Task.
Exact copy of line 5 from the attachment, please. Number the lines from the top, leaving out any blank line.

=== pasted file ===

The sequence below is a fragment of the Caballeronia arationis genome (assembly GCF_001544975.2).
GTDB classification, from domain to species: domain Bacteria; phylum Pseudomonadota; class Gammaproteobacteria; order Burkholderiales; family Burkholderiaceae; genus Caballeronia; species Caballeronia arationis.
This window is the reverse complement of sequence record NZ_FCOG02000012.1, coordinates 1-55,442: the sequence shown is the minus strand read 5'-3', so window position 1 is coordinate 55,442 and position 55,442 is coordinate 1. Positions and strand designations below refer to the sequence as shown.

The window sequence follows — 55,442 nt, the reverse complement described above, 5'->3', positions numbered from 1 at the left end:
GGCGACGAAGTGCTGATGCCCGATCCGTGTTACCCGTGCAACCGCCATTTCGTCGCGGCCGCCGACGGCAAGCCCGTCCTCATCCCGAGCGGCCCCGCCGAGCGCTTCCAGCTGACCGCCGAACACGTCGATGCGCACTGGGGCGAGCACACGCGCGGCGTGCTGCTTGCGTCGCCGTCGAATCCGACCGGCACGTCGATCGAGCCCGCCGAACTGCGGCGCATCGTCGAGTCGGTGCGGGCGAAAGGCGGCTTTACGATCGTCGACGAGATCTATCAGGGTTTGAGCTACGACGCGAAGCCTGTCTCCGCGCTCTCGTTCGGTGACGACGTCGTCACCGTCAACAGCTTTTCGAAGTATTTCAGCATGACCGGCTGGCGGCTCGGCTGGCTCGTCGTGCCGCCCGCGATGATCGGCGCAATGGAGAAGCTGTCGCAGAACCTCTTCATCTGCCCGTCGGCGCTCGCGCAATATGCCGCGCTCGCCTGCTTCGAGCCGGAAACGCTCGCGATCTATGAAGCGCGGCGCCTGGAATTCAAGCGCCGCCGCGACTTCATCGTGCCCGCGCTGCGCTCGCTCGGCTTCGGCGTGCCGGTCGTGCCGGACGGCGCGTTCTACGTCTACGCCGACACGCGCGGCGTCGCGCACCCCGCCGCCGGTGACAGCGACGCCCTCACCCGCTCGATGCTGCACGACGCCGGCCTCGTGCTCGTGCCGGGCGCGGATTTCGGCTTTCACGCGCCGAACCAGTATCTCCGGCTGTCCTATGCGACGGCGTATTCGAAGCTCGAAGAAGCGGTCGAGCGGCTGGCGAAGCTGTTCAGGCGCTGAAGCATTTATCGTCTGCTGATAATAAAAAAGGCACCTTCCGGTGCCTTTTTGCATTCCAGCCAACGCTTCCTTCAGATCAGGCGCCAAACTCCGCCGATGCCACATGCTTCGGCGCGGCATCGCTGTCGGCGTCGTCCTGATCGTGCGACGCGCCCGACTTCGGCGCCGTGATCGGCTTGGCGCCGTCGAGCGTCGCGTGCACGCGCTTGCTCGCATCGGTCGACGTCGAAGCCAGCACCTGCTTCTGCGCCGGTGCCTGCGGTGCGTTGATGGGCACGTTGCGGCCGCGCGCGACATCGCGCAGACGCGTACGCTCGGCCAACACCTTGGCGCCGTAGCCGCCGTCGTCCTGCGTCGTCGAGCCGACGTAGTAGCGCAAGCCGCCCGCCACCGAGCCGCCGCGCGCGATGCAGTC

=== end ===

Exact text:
GGCGACGAAGTGCTGATGCCCGATCCGTGTTACCCGTGCAACCGCCATTTCGTCGCGGCCGCCGACGGCAAGCCCGTCCTCATCCCGAGCGGCCCCGCCGAGCGCTTCCAGCTGACCGCCGAACACGTCGATGCGCACTGGGGCGAGCACACGCGCGGCGTGCTGCTTGCGTCGCCGTCGAATCCGACCGGCACGTCGATCGAGCCCGCCGAACTGCGGCGCATCGTCGAGTCGGTGCGGGCGAAAGGCGGCTTTACGATCGTCGACGAGATCTATCAGGGTTTGAGCTACGACGCGAAGCCTGTCTCCGCGCTCTCGTTCGGTGACGACGTCGTCACCGTCAACAGCTTTTCGAAGTATTTCAGCATGACCGGCTGGCGGCTCGGCTGGCTCGTCGTGCCGCCCGCGATGATCGGCGCAATGGAGAAGCTGTCGCAGAACCTCTTCATCTGCCCGTCGGCGCTCGCGCAATATGCCGCGCTCGCCTGCTTCGAGCCGGAAACGCTCGCGATCTATGAAGCGCGGCGCCTGGAATTCAAGCGCCGCCGCGACTTCATCGTGCCCGCGCTGCGCTCGCTCGGCTTCGGCGTGCCGGTCGTGCCGGACGGCGCGTTCTACGTCTACGCCGACACGCGCGGCGTCGCGCACCCCGCCGCCGGTGACAGCGACGCCCTCACCCGCTCGATGCTGCACGACGCCGGCCTCGTGCTCGTGCCGGGCGCGGATTTCGGCTTTCACGCGCCGAACCAGTATCTCCGGCTGTCCTATGCGACGGCGTATTCGAAGCTCGAAGAAGCGGTCGAGCGGCTGGCGAAGCTGTTCAGGCGCTGAAGCATTTATCGTCTGCTGATAATAAAAAAGGCACCTTCCGGTGCCTTTTTGCATTCCAGCCAACGCTTCCTTCAGATCAGGCGCCAAACTCCGCCGATGCCACATGCTTCGGCGCGGCATCGCTGTCGGCGTCGTCCTGATCGTGCGACGCGCCCGACTTCGGCGCCGTGATCGGCTTGGCGCCGTCGAGCGTCGCGTGCACGCGCTTGCTCGCATCGGTCGACGTCGAAGCCAGCACCTGCTTCTGCGCCGGTGCCTGCGGTGCGTTGATGGGCACGTTGCGGCCGCGCGCGACATCGCGCAGACGCGTACGCTCGGCCAACACCTTGGCGCCGTAGCCGCCGTCGTCCTGCGTCGTCGAGCCGACGTAGTAGCGCAAGCCGCCCGCCACCGAGCCGCCGCGCGCGATGCAGTC